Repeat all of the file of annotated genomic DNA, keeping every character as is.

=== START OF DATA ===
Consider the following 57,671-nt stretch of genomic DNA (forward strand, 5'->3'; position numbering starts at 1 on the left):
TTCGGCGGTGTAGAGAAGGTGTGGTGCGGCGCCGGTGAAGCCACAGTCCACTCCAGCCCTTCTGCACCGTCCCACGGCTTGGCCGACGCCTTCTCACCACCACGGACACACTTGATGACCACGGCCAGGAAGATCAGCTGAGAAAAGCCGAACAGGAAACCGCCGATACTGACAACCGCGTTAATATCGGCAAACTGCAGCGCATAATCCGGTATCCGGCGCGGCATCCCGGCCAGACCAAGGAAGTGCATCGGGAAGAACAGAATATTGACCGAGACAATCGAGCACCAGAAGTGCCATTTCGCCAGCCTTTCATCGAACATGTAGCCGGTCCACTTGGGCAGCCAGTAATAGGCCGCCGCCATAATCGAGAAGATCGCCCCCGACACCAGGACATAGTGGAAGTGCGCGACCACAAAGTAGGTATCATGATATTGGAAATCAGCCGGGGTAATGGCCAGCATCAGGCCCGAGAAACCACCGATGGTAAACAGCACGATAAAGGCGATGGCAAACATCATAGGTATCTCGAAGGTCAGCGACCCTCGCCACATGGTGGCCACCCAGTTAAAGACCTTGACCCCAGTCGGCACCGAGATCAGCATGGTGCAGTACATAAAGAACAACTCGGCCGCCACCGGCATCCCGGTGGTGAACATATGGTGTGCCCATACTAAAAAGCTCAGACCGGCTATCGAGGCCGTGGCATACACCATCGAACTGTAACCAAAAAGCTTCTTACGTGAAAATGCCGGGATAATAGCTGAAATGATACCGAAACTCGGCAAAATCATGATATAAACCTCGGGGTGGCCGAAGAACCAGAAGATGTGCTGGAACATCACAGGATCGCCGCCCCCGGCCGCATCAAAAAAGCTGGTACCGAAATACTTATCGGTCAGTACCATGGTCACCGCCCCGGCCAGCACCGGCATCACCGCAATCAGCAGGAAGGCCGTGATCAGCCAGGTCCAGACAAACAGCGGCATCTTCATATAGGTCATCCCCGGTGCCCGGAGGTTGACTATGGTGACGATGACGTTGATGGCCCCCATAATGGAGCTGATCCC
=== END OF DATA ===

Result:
Consider the following 57,671-nt stretch of genomic DNA (forward strand, 5'->3'; position numbering starts at 1 on the left):
TTCGGCGGTGTAGAGAAGGTGTGGTGCGGCGCCGGTGAAGCCACAGTCCACTCCAGCCCTTCTGCACCGTCCCACGGCTTGGCCGACGCCTTCTCACCACCACGGACACACTTGATGACCACGGCCAGGAAGATCAGCTGAGAAAAGCCGAACAGGAAACCGCCGATACTGACAACCGCGTTAATATCGGCAAACTGCAGCGCATAATCCGGTATCCGGCGCGGCATCCCGGCCAGACCAAGGAAGTGCATCGGGAAGAACAGAATATTGACCGAGACAATCGAGCACCAGAAGTGCCATTTCGCCAGCCTTTCATCGAACATGTAGCCGGTCCACTTGGGCAGCCAGTAATAGGCCGCCGCCATAATCGAGAAGATCGCCCCCGACACCAGGACATAGTGGAAGTGCGCGACCACAAAGTAGGTATCATGATATTGGAAATCAGCCGGGGTAATGGCCAGCATCAGGCCCGAGAAACCACCGATGGTAAACAGCACGATAAAGGCGATGGCAAACATCATAGGTATCTCGAAGGTCAGCGACCCTCGCCACATGGTGGCCACCCAGTTAAAGACCTTGACCCCAGTCGGCACCGAGATCAGCATGGTGCAGTACATAAAGAACAACTCGGCCGCCACCGGCATCCCGGTGGTGAACATATGGTGTGCCCATACTAAAAAGCTCAGACCGGCTATCGAGGCCGTGGCATACACCATCGAACTGTAACCAAAAAGCTTCTTACGTGAAAATGCCGGGATAATAGCTGAAATGATACCGAAACTCGGCAAAATCATGATATAAACCTCGGGGTGGCCGAAGAACCAGAAGATGTGCTGGAACATCACAGGATCGCCGCCCCCGGCCGCATCAAAAAAGCTGGTACCGAAATACTTATCGGTCAGTACCATGGTCACCGCCCCGGCCAGCACCGGCATCACCGCAATCAGCAGGAAGGCCGTGATCAGCCAGGTCCAGACAAACAGCGGCATCTTCATATAGGTCATCCCCGGTGCCCGGAGGTTGACTATGGTGACGATGACGTTGATGGCCCCCATAATGGAGCTGATCCC